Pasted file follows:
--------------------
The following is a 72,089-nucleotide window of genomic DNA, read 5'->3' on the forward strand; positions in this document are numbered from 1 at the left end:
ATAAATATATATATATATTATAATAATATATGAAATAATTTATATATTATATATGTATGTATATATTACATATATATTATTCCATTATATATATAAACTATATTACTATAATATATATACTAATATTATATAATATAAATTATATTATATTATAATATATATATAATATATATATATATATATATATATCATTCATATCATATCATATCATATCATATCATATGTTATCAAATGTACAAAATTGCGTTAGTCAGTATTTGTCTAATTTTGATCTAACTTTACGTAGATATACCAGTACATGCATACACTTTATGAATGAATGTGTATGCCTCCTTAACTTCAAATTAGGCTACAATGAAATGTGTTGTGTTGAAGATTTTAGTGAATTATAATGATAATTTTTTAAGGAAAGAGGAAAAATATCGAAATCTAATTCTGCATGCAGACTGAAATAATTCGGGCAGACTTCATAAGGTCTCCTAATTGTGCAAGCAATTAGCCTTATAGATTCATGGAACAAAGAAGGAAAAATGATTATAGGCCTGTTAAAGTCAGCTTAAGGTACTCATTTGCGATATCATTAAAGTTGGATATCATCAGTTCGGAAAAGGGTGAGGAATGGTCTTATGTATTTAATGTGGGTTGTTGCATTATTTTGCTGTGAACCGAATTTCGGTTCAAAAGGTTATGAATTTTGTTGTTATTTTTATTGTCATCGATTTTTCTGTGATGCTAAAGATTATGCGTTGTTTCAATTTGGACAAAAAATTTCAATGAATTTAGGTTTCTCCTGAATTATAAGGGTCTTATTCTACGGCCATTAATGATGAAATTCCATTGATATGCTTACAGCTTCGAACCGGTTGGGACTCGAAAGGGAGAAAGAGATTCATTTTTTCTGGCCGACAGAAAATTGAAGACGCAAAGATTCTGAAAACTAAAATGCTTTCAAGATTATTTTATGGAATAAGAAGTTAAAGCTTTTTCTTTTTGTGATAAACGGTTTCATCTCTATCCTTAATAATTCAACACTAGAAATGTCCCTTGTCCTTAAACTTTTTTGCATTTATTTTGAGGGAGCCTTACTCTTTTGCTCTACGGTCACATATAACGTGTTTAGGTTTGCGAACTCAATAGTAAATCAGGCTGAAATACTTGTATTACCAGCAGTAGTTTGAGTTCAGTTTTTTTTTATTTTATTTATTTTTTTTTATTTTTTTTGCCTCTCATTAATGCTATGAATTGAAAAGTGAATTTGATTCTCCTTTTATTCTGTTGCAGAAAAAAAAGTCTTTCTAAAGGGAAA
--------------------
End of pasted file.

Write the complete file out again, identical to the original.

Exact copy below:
The following is a 72,089-nucleotide window of genomic DNA, read 5'->3' on the forward strand; positions in this document are numbered from 1 at the left end:
ATAAATATATATATATATTATAATAATATATGAAATAATTTATATATTATATATGTATGTATATATTACATATATATTATTCCATTATATATATAAACTATATTACTATAATATATATACTAATATTATATAATATAAATTATATTATATTATAATATATATATAATATATATATATATATATATATATCATTCATATCATATCATATCATATCATATCATATGTTATCAAATGTACAAAATTGCGTTAGTCAGTATTTGTCTAATTTTGATCTAACTTTACGTAGATATACCAGTACATGCATACACTTTATGAATGAATGTGTATGCCTCCTTAACTTCAAATTAGGCTACAATGAAATGTGTTGTGTTGAAGATTTTAGTGAATTATAATGATAATTTTTTAAGGAAAGAGGAAAAATATCGAAATCTAATTCTGCATGCAGACTGAAATAATTCGGGCAGACTTCATAAGGTCTCCTAATTGTGCAAGCAATTAGCCTTATAGATTCATGGAACAAAGAAGGAAAAATGATTATAGGCCTGTTAAAGTCAGCTTAAGGTACTCATTTGCGATATCATTAAAGTTGGATATCATCAGTTCGGAAAAGGGTGAGGAATGGTCTTATGTATTTAATGTGGGTTGTTGCATTATTTTGCTGTGAACCGAATTTCGGTTCAAAAGGTTATGAATTTTGTTGTTATTTTTATTGTCATCGATTTTTCTGTGATGCTAAAGATTATGCGTTGTTTCAATTTGGACAAAAAATTTCAATGAATTTAGGTTTCTCCTGAATTATAAGGGTCTTATTCTACGGCCATTAATGATGAAATTCCATTGATATGCTTACAGCTTCGAACCGGTTGGGACTCGAAAGGGAGAAAGAGATTCATTTTTTCTGGCCGACAGAAAATTGAAGACGCAAAGATTCTGAAAACTAAAATGCTTTCAAGATTATTTTATGGAATAAGAAGTTAAAGCTTTTTCTTTTTGTGATAAACGGTTTCATCTCTATCCTTAATAATTCAACACTAGAAATGTCCCTTGTCCTTAAACTTTTTTGCATTTATTTTGAGGGAGCCTTACTCTTTTGCTCTACGGTCACATATAACGTGTTTAGGTTTGCGAACTCAATAGTAAATCAGGCTGAAATACTTGTATTACCAGCAGTAGTTTGAGTTCAGTTTTTTTTTATTTTATTTATTTTTTTTTATTTTTTTTGCCTCTCATTAATGCTATGAATTGAAAAGTGAATTTGATTCTCCTTTTATTCTGTTGCAGAAAAAAAAGTCTTTCTAAAGGGAAA